While dry skin can be a major symptom of dehydrated skin, it is so much more than that. 

Here are a few of the main symptoms of dehydrated skin:

  • Under-eye circles that look darker than normal
  • “Sunken” looking eyes
  • Increasingly visible fine lines and wrinkles

Dehydrated Skin Fixes

When you’re considering ways to help combat your dehydrated skin, it all starts from the inside. Dehydrated skin doesn’t happen in isolation, and it needs a whole body approach to really fix. If you have truly systemic dehydration, you should visit your doctor to address it. There may be deeper issues at play, and dehydration should always be taken seriously.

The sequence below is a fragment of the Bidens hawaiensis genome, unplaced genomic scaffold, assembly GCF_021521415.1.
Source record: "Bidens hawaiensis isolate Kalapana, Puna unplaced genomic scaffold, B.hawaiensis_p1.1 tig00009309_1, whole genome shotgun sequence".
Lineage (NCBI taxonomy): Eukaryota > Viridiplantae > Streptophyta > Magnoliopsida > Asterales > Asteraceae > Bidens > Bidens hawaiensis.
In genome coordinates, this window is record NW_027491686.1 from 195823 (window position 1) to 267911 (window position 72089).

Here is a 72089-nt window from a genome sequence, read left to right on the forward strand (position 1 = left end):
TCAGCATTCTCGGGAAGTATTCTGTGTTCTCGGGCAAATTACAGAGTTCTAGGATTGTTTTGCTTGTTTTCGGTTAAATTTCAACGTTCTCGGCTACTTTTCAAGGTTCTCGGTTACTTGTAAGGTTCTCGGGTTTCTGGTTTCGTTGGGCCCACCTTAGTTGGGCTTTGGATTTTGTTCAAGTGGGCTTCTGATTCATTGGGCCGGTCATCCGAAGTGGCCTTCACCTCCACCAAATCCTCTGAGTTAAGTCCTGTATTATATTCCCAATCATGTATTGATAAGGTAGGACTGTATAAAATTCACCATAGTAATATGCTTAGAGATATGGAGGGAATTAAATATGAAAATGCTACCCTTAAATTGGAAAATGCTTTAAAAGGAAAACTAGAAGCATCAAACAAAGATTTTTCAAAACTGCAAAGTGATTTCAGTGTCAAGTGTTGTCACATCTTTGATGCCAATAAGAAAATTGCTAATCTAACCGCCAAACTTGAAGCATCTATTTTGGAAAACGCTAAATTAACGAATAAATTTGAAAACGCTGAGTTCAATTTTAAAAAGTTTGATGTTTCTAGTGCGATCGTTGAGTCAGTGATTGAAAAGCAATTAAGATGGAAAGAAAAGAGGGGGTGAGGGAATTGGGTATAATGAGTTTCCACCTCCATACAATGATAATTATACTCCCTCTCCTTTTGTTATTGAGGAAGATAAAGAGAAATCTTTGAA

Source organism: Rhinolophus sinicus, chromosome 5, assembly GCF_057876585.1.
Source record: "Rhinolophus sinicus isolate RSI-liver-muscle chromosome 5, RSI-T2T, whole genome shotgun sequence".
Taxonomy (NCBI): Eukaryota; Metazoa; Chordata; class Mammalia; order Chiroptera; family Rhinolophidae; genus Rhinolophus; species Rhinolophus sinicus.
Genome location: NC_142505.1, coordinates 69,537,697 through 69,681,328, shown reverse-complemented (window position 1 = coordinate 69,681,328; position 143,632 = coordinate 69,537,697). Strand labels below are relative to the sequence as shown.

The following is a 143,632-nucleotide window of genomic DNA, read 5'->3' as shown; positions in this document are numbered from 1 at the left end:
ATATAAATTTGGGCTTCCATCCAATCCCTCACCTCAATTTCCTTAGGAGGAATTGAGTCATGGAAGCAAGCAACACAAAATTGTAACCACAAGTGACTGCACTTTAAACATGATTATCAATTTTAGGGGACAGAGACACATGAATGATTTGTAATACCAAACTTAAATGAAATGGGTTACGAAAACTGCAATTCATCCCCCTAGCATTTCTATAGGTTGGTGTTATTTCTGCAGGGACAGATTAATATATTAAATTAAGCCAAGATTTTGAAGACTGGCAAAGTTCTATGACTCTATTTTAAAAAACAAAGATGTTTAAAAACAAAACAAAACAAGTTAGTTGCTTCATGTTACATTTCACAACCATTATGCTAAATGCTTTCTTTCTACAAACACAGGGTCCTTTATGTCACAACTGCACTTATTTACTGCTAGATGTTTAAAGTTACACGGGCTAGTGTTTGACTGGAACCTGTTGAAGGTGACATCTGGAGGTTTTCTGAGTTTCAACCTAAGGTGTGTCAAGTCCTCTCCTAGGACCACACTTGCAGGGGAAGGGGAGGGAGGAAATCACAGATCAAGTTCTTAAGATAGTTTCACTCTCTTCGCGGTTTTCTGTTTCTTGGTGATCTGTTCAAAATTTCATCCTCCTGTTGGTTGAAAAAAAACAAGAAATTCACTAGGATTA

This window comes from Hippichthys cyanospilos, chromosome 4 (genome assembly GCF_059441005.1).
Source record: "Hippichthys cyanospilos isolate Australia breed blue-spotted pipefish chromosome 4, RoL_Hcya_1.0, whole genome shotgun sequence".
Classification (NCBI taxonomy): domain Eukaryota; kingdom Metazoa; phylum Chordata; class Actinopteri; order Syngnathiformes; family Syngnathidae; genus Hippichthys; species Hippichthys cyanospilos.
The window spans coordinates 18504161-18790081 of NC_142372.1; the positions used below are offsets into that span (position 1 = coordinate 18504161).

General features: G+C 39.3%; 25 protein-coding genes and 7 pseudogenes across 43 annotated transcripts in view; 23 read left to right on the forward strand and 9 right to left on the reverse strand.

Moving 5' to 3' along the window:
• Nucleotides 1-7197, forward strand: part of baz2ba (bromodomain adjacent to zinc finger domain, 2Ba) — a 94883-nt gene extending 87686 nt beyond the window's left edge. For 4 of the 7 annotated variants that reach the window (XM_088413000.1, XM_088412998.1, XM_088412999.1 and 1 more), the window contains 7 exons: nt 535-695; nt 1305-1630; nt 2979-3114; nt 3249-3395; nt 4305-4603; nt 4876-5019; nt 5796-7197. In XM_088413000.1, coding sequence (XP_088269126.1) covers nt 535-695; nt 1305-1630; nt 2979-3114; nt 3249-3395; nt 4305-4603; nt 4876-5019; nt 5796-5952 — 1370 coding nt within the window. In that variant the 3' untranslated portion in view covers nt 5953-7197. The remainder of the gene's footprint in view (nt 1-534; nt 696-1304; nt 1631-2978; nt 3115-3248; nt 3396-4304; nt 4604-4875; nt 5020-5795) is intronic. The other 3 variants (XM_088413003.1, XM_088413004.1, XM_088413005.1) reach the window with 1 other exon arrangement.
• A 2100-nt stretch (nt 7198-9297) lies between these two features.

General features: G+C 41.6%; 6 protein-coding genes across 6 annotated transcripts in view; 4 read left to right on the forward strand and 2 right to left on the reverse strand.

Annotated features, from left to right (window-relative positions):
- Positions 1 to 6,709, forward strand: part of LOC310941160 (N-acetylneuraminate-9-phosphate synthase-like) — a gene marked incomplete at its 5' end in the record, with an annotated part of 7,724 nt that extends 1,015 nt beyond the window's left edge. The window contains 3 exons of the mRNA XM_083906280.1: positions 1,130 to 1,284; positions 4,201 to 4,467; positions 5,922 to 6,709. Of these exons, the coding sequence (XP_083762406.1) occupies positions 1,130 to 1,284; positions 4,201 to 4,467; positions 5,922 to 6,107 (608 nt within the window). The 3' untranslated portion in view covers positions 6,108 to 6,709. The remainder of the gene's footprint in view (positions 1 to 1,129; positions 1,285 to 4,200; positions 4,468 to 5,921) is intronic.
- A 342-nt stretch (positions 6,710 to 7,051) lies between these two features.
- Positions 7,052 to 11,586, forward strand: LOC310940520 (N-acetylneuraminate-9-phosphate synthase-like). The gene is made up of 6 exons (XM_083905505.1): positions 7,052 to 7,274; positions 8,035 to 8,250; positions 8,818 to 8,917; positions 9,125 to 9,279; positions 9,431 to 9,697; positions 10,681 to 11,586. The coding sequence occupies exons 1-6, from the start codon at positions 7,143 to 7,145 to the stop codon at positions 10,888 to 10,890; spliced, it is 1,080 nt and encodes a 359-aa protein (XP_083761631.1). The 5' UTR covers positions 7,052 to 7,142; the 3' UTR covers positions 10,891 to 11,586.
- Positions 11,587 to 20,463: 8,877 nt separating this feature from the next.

It’s also important to take a look at what, if any, lifestyle factors may be contributing to your dehydrated skin. While dry skin can be a predisposition that comes from factors out of your control like genetics, dehydrated skin is often triggered by the types of stress that your skin is under.

For instance, here are just a few of the things that may be creating the increasing dehydrated skin that you’re dealing with:

  • Dry air in the home (especially when the air conditioner or central heating is running all day long)
  • Extreme weather/temperature
  • Drinking too much caffeine
  • Poor diet
  • Poor sleep quality or schedule 
  • Smoking